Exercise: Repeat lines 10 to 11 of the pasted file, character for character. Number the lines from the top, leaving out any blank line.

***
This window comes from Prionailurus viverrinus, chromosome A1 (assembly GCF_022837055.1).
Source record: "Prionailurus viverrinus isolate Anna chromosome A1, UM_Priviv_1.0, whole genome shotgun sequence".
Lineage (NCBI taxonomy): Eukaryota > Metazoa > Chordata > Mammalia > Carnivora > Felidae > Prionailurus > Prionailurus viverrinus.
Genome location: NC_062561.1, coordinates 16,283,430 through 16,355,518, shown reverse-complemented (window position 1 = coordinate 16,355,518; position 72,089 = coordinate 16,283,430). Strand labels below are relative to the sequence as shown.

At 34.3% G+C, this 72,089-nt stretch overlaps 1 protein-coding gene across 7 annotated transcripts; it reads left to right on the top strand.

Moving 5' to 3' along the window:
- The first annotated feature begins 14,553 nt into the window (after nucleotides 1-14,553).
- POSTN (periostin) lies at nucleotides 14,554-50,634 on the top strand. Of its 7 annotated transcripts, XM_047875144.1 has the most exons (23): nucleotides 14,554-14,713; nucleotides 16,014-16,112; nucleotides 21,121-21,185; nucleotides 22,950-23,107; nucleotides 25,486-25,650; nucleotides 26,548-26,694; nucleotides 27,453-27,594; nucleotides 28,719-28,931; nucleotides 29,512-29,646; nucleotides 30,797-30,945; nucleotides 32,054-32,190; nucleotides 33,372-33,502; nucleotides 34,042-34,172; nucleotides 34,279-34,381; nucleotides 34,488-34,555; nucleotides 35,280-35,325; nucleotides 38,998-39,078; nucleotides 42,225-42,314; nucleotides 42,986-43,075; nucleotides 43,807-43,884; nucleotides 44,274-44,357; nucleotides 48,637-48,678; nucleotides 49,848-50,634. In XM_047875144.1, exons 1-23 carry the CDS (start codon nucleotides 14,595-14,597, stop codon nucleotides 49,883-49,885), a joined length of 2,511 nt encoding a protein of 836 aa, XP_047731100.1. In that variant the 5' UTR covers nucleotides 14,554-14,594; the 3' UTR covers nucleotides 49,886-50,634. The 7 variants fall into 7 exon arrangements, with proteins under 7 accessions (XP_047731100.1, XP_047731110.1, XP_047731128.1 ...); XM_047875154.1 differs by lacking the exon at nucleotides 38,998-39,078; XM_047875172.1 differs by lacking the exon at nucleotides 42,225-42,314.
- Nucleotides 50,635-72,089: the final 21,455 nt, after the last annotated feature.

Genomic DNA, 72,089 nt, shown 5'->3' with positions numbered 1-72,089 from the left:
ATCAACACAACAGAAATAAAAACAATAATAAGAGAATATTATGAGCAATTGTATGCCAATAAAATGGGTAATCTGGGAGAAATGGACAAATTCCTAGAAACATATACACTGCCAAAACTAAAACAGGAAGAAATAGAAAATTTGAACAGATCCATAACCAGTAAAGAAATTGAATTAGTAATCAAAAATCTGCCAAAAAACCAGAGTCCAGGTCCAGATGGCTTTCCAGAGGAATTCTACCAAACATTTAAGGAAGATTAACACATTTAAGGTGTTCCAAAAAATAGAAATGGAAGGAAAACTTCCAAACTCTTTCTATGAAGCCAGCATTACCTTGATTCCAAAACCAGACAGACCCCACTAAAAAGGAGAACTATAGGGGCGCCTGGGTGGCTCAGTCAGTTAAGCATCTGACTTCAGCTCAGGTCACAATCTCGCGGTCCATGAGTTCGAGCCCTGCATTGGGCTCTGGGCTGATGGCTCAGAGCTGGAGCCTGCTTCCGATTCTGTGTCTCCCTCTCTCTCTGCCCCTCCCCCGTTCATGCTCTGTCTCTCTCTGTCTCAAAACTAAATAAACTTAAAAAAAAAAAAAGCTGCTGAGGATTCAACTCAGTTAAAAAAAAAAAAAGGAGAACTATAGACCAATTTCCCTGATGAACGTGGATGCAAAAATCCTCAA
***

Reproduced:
Genomic DNA, 72,089 nt, shown 5'->3' with positions numbered 1-72,089 from the left:
ATCAACACAACAGAAATAAAAACAATAATAAGAGAATATTATGAGCAATTGTATGCCAATAAAATGGGTAATCTGGGAGAAATGGACAAATTCCTAGAAACATATACACTGCCAAAACTAAAACAGGAAGAAATAGAAAATTTGAACAGATCCATAACCAGTAAAGAAATTGAATTAGTAATCAAAAATCTGCCAAAAAACCAGAGTCCAGGTCCAGATGGCTTTCCAGAGGAATTCTACCAAACATTTAAGGAAGATTAACACATTTAAGGTGTTCCAAAAAATAGAAATGGAAGGAAAACTTCCAAACTCTTTCTATGAAGCCAGCATTACCTTGATTCCAAAACCAGACAGACCCCACTAAAAAGGAGAACTATAGGGGCGCCTGGGTGGCTCAGTCAGTTAAGCATCTGACTTCAGCTCAGGTCACAATCTCGCGGTCCATGAGTTCGAGCCCTGCATTGGGCTCTGGGCTGATGGCTCAGAGCTGGAGCCTGCTTCCGATTCTGTGTCTCCCTCTCTCTCTGCCCCTCCCCCGTTCATGCTCTGTCTCTCTCTGTCTCAAAACTAAATAAACTTAAAAAAAAAAAAAGCTGCTGAGGATTCAACTCAGTTAAAAAAAAAAAAAGGAGAACTATAGACCAATTTCCCTGATGAACGTGGATGCAAAAATCCTCAA